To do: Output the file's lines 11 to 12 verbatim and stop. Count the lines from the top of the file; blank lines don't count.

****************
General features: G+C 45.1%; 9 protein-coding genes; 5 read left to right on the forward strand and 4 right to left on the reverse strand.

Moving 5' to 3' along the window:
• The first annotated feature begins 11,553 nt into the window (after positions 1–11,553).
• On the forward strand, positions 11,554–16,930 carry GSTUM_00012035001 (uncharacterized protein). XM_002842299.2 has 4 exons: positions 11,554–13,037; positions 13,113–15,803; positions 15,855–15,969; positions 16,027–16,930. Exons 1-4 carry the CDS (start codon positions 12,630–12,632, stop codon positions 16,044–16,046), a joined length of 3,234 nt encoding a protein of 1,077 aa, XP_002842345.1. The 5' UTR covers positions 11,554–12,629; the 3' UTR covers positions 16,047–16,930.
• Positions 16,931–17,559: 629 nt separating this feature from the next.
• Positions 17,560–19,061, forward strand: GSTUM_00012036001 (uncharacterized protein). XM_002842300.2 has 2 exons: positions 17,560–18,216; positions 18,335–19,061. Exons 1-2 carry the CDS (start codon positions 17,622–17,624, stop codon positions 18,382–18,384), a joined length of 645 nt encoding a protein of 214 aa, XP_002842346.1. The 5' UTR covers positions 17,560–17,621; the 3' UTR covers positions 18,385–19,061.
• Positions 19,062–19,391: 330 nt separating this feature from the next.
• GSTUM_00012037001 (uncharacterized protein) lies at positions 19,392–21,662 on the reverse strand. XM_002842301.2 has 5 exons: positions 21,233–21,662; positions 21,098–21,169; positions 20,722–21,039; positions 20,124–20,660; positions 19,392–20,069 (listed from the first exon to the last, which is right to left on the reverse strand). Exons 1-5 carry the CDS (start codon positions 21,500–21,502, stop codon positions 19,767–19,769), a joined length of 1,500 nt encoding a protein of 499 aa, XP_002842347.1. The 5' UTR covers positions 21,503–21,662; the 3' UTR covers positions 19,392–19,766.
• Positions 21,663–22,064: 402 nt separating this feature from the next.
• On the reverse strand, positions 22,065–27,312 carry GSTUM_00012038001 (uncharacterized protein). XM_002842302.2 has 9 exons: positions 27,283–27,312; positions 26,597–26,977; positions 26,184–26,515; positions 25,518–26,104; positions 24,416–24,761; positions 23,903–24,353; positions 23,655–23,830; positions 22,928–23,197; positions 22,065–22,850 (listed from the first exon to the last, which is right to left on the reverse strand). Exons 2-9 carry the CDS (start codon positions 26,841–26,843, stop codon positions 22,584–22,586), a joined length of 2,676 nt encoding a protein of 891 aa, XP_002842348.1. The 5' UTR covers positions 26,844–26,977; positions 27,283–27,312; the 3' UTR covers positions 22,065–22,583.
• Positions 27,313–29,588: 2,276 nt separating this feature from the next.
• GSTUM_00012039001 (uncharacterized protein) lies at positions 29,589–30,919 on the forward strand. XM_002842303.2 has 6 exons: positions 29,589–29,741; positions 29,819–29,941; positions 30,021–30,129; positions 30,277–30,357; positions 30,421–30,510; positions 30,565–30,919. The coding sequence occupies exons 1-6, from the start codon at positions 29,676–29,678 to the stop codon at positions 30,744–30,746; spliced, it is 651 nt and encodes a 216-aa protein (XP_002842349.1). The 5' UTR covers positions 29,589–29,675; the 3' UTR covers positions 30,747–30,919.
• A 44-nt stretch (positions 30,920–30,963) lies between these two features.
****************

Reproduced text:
• Positions 27,313–29,588: 2,276 nt separating this feature from the next.
• GSTUM_00012039001 (uncharacterized protein) lies at positions 29,589–30,919 on the forward strand. XM_002842303.2 has 6 exons: positions 29,589–29,741; positions 29,819–29,941; positions 30,021–30,129; positions 30,277–30,357; positions 30,421–30,510; positions 30,565–30,919. The coding sequence occupies exons 1-6, from the start codon at positions 29,676–29,678 to the stop codon at positions 30,744–30,746; spliced, it is 651 nt and encodes a 216-aa protein (XP_002842349.1). The 5' UTR covers positions 29,589–29,675; the 3' UTR covers positions 30,747–30,919.